Please Stop the Holy Ghost Smackdown

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J. Lee Grady

Do you want the
real power of the Holy Spirit? Then don’t pretend by pushing people to the
floor when you pray.

I love it when the Holy Spirit shows up in church
gatherings. Whenever sinners are converted, backsliders repent, bodies are
healed or self-centered believers are broken by God, we see evidence of the
Spirit’s work. But I don’t appreciate it when people fabricate spiritual
manifestations to prove God is using them.

A few years ago a popular charismatic preacher
spoke at a meeting I attended at a church in Orlando, Fla. After his message he
asked all ordained ministers to run to the platform so he could lay hands on
them. Immediately this man’s team of beefy bodyguards began grabbing people,
dragging them onto the stage and holding them in place until the evangelist
could pray for everyone.

“We seem to have become
masters of mixing the anointing with other ingredients. The charismatic
movement has become an embarrassing mixture of flesh and spirit.

I felt queasy about this spectacle. It resembled a
charismatic version of World Wrestling Entertainment: lots of smacking
noises, falling bodies and cheers from the excited crowd. We Christians seem
to love a good show, even if it is staged!

I cringed as I watched the bizarre theatrics. But
before I could move to the side of the auditorium, one of the evangelist’s
220-pound goons strong-armed me onto the platform. When I looked up, the
wild-eyed preacher was heading toward me with his arms flailing. I tried to
duck, but when he got close enough he shouted “in the name of Jesus” and
slapped me across the face. I tumbled to the floor.

My face and neck were stinging with pain. I had
not been slain in the spirit, as some observers assumed. I had been assaulted.
This man used his own strength to make people think he had imparted a special
anointing to me. All he did was give me a headache.

Because of this embarrassing smackdown, I decided
I would never push people during prayer, not even gently, or do anything to
manipulate the Holy Spirit’s power. I want the real thing. I don’t want to
grieve the Holy Spirit by pretending.

Why do some Christians insist on pushing people
during prayer? Some do it out of ignorance or because they have seen famous
evangelists doing it. Others push to force spiritual results. They think if
enough bodies end up on the floor, people will assume God showed up.

I know there are times when people can be so
overcome by the Holy Spirit’s presence that they become weak in the knees. King
David trembled in God’s presence, and the priests in Solomon’s day could not
stand in the temple because of the heaviness of God’s glory (see 1 Kings
8:10-11). But there is absolutely no biblical precedent for forcing people to

In Exodus
30:22-29, God gave Moses the recipe for the holy anointing oil that was to be
used in the tabernacle. Each ingredient—cinnamon, myrrh, fragrant cane and
cassia—had to be crushed first and then blended in olive oil. All five
components represent Jesus, who was crushed for us. Moses was warned that the
oil was never to be misused, nor were any ingredients to be left out or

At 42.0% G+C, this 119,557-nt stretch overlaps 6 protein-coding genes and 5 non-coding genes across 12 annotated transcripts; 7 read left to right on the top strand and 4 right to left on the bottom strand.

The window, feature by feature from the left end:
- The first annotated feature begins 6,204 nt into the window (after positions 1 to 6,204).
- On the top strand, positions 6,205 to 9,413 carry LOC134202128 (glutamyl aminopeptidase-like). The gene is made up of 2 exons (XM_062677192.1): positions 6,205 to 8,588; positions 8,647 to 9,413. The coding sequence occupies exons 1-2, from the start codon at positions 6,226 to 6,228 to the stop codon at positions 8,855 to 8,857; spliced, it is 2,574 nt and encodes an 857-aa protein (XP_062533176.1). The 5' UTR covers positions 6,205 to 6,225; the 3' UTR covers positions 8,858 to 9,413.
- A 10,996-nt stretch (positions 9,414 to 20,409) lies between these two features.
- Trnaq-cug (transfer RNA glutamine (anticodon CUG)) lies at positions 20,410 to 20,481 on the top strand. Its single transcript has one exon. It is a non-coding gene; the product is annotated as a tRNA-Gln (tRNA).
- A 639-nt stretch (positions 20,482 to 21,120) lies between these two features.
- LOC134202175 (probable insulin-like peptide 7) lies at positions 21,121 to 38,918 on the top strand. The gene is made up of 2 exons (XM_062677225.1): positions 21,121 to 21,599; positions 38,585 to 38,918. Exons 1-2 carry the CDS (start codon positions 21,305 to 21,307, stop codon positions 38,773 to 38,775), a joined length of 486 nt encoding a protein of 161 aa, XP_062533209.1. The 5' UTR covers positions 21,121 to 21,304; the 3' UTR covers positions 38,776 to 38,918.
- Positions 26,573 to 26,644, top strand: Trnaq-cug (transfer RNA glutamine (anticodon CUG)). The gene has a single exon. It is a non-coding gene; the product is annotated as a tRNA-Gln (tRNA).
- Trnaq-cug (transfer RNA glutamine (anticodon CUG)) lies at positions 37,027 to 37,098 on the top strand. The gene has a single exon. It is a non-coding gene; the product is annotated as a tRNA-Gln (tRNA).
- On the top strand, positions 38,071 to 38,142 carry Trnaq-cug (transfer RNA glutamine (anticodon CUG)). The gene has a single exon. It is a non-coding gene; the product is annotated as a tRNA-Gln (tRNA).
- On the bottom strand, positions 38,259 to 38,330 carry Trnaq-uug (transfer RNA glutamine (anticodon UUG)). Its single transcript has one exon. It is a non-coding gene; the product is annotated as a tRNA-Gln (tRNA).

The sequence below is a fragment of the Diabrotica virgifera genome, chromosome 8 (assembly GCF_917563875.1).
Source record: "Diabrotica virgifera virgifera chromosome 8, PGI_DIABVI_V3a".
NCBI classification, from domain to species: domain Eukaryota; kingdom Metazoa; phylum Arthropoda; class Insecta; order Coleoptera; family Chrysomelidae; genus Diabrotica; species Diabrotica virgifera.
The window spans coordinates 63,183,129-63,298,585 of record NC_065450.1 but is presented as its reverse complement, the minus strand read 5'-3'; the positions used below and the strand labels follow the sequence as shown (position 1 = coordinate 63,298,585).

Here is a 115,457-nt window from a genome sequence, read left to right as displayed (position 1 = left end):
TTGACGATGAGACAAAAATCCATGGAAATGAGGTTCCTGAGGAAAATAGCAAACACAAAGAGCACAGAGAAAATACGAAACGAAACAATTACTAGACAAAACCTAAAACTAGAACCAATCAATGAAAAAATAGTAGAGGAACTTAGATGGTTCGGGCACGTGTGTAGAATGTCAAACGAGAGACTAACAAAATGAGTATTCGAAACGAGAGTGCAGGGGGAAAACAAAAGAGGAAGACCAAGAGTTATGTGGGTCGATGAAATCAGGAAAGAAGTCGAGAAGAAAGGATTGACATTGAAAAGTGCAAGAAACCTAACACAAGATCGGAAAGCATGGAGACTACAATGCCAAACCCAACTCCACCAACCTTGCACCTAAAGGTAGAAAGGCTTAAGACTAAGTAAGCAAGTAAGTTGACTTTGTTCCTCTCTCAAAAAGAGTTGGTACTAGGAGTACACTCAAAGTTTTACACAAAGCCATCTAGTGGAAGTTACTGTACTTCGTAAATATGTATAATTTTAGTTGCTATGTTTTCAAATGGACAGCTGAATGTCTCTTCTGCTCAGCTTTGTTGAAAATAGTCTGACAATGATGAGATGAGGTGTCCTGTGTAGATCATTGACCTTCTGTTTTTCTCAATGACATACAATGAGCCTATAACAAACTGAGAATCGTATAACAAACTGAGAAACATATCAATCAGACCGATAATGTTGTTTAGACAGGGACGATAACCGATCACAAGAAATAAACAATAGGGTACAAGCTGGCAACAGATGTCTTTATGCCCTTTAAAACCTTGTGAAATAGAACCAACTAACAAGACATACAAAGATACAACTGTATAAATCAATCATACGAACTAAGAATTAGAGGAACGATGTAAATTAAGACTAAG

God commands us
never to cheapen the oil of the anointing, mix foreign substances into it,
dilute it or create our own version of it. The Holy Spirit is holy!
People in the Bible who tampered with the holy recipe (such as Aaron’s sons,
Nadab and Abihu, who offered strange fire on God’s altar in Lev. 10:1-2)
suffered serious consequences.

Today I fear we have blended the anointing with
other ingredients. The charismatic movement has become an embarrassing mixture.
Some preachers dangle God’s promises over people’s heads and offer elusive
promises of prosperity “if people will call this number now and give a donation.”
Others fake certain body movements to make people think they are super-charged
by God. Others mix exotic anointing oils (on sale now for only $12.99!) or they
create anointed candles, suggesting that certain scents can trigger the
Spirit’s power. This borders on witchcraft.

Please search your heart. Do you push people to
the floor when you pray for them, rather than trusting the Lord to do His work?
Are you trusting in Him, or in the arm of the flesh?

Have you lied to the Holy Ghost by faking the
anointing? Have you mixed your own version of the anointing oil, adding exotic
substances that are not of Christ? Have you become addicted to sensational
experiences, always craving a sign yet never satisfied with Jesus alone?

How sad that a movement that began in the Spirit
has wandered so far from the holiness of God. He sees through our charade.
Let’s repent of our childishness, throw out the fake oils, stop making false
claims, and quit abusing and manipulating people to make ourselves look

J. LEE GRADY is contributing editor of Charisma. You can follow
him on Twitter at
leegrady. He is the author of several books including 10 Lies Men Believe and The Holy Spirit Is Not for Sale.

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J. Lee Grady is an author, award-winning journalist and ordained minister. He served as a news writer and magazine editor for many years before launching into full-time ministry.

Lee is the author of six books, including 10 Lies the Church Tells Women, 10 Lies Men Believe and Fearless Daughters of the Bible. His years at Charisma magazine also gave him a unique perspective of the Spirit-filled church and led him to write The Holy Spirit Is Not for Sale and Set My Heart on Fire, which is a Bible study on the work of the Holy Spirit.

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